Canadian officials today launch the second leg of a 2-day U.S. visit to explore aid for the auto industry.

Federal Industry Minister Tony Clement, accompanied by Ontario’s Minister of Economic Development Michael Bryant, were to meet in Washington with government representatives to “gather information on (aid) options being considered” by the U.S. Clement and Bryant met Wednesday in Detroit with representatives of General Motors Corp., Ford Motor Co. and Chrysler LLC.

In recent weeks, as the industry crisis worsened, Canada’s federal government and the Ontario provincial government have sent signals indicating they would entertain direct aid packages – a significant departure from current practice.

Longstanding Canadian policies prohibit assistance such as tax breaks, which are commonplace in the U.S. Instead, auto makers that invest in Canada receive employee-training funds and infrastructure improvements to support their Canadian investments.

But there is precedent for bolder measures. When Chrysler Corp. sought help from the U.S. in 1979, Canada’s federal government also offered loan guarantees. However, the loans were never sought because the auto maker turned itself around more quickly than anticipated.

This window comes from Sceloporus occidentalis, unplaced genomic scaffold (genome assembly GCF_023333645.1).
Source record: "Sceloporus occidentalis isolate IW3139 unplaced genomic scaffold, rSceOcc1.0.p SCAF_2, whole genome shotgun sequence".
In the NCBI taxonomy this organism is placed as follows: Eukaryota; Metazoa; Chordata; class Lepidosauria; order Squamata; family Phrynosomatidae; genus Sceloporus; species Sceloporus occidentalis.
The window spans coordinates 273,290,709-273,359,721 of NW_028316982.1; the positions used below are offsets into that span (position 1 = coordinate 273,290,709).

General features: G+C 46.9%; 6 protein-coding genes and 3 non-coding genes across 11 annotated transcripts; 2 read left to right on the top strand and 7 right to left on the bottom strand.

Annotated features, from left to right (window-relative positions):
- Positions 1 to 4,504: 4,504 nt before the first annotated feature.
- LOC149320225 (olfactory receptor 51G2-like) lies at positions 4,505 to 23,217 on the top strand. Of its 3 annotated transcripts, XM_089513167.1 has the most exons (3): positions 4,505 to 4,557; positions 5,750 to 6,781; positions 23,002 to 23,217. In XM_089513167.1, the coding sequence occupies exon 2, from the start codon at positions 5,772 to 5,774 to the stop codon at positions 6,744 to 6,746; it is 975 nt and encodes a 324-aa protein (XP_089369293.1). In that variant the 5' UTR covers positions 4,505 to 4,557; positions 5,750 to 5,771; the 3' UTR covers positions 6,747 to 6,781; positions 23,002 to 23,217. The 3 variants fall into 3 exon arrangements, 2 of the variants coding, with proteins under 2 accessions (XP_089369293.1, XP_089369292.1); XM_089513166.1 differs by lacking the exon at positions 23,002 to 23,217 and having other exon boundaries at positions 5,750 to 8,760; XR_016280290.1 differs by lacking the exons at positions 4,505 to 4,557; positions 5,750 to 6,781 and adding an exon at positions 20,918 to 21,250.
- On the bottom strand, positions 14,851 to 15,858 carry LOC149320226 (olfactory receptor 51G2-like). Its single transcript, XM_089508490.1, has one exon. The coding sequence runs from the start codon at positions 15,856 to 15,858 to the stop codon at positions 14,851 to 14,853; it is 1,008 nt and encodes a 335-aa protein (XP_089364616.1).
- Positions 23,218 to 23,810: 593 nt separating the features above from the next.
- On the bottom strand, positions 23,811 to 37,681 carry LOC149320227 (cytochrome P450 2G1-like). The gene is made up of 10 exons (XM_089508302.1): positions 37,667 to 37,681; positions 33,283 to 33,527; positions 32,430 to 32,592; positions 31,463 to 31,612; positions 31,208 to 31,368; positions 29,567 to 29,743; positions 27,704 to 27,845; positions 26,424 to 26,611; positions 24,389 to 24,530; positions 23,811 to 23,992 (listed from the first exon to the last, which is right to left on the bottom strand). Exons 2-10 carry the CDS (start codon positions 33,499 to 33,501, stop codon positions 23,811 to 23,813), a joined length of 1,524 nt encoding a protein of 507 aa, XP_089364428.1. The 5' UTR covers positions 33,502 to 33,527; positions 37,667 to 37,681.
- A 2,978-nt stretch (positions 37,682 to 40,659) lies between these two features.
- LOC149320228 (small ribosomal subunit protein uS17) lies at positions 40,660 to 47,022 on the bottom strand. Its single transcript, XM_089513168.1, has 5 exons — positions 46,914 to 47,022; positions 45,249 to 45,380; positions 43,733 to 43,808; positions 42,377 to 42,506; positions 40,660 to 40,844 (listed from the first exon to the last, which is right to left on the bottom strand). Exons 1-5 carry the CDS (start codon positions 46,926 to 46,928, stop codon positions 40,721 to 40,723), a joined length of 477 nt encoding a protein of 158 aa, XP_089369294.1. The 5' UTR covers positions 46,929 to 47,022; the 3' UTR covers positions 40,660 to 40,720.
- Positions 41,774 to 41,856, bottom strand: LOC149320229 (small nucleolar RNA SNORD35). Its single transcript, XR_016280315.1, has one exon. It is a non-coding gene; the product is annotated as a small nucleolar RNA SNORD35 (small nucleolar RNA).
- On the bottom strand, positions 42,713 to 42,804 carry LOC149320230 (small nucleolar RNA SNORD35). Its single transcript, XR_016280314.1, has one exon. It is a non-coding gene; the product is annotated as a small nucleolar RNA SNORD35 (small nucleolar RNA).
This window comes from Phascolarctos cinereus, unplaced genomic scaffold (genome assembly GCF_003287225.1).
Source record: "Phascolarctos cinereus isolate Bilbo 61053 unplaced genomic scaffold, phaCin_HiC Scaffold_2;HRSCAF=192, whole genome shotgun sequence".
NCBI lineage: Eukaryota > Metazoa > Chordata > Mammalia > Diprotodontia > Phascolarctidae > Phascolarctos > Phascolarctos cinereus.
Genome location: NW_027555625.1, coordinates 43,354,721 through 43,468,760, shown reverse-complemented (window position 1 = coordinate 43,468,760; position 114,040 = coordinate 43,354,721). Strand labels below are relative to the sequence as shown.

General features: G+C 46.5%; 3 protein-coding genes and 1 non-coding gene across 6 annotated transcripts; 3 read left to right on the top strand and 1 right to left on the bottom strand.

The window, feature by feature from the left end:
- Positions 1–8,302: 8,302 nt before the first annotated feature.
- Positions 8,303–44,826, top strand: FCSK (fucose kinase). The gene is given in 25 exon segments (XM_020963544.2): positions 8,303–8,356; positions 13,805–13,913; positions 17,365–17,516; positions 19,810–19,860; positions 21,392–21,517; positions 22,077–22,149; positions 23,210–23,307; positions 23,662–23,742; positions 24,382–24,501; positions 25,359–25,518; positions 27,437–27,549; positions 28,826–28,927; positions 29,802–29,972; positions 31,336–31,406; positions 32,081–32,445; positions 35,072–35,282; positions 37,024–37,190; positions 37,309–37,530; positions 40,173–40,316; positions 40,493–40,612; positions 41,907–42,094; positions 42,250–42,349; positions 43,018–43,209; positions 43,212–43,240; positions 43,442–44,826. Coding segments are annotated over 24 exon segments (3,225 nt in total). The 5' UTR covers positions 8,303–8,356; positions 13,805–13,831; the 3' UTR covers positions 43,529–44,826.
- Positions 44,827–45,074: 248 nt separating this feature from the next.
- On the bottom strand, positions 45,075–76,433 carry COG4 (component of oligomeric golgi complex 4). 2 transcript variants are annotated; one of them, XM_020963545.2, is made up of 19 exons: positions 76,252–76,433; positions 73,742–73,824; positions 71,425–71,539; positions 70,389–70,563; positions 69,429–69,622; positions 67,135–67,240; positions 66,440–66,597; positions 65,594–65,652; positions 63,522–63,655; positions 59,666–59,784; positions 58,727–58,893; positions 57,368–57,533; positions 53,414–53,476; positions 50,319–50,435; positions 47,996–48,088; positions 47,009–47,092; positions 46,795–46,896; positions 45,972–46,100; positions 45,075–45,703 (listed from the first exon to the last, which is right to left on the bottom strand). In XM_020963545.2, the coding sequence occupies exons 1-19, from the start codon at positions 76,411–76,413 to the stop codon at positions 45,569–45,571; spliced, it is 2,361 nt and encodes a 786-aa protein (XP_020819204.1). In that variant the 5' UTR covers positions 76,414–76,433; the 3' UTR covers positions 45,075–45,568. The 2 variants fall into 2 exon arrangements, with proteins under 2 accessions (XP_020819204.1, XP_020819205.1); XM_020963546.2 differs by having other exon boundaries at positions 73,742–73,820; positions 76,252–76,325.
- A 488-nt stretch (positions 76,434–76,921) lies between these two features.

According to Ward’s data through October, finished-vehicle output from Canadian plants represents 3.7%, 2.5% and 3.6% of the total North American output by Chrysler, Ford and GM, respectively.

Compared with like-2007, Chrysler’s total is up 0.3 percentage points, Ford’s output is up 0.2 points, while GM’s Canadian production is down 1.8 points.

Since 2004, Ontario has been North America’s most prolific auto-producing region, surpassing Michigan, Ohio and Mexico.